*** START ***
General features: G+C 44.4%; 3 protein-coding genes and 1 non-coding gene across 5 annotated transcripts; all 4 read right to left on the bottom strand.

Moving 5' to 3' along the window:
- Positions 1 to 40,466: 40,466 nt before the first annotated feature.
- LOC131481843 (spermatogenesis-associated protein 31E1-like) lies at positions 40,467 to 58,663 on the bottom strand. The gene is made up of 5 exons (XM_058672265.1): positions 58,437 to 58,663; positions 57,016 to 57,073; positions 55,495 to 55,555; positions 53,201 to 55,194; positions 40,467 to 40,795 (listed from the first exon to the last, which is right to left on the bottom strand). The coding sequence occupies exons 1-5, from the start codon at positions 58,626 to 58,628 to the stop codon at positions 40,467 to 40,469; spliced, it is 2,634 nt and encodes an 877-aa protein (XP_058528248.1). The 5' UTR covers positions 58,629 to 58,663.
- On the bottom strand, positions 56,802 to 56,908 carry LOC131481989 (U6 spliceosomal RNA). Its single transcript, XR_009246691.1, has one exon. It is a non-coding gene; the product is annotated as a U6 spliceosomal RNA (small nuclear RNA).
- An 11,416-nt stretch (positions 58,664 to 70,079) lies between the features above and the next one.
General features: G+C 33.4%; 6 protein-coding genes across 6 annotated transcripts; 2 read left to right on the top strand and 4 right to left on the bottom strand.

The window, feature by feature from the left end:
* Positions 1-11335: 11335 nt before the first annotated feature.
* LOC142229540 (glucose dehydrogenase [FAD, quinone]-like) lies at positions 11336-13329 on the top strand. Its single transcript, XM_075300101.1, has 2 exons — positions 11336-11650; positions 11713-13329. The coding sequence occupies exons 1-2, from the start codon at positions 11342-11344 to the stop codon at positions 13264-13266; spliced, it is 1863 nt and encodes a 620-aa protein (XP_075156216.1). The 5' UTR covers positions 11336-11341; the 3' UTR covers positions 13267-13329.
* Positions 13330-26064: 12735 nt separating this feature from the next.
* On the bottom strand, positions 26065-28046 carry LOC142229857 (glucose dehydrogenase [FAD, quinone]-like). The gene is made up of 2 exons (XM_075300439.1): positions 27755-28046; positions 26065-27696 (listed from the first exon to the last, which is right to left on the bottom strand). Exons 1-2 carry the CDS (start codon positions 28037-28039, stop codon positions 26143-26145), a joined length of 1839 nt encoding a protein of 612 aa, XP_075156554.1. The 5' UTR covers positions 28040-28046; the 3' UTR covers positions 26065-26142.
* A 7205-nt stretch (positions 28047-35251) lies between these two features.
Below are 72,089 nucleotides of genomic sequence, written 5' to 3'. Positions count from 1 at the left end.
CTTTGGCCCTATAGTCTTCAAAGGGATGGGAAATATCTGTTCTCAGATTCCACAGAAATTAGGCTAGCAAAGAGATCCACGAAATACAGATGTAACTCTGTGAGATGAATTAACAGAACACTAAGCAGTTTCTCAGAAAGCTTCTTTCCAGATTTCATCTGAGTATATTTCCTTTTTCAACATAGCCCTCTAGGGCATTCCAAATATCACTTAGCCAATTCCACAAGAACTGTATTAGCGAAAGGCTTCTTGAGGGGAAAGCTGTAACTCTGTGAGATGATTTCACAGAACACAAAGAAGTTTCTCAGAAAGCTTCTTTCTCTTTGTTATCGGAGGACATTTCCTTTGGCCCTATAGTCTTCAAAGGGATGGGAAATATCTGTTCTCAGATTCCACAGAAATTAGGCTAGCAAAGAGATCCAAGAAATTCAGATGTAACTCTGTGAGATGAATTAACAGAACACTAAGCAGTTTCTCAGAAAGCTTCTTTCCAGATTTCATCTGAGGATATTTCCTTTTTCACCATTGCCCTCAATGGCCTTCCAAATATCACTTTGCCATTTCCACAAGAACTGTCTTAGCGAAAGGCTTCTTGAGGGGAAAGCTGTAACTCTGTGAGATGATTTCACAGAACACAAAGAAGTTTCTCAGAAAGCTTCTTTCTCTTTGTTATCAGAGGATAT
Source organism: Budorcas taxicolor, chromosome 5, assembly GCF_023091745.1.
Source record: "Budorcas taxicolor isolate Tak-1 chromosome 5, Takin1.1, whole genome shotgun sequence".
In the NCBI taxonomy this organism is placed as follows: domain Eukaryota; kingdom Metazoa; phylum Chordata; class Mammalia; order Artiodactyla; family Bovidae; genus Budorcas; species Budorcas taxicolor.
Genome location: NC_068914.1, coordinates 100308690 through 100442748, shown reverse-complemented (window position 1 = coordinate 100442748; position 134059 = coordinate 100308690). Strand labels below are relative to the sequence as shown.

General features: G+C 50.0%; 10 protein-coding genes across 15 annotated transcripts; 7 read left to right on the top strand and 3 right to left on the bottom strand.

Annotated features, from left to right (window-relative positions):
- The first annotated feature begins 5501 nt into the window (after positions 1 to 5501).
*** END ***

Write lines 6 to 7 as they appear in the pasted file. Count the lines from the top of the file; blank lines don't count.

- An 11,416-nt stretch (positions 58,664 to 70,079) lies between the features above and the next one.
General features: G+C 33.4%; 6 protein-coding genes across 6 annotated transcripts; 2 read left to right on the top strand and 4 right to left on the bottom strand.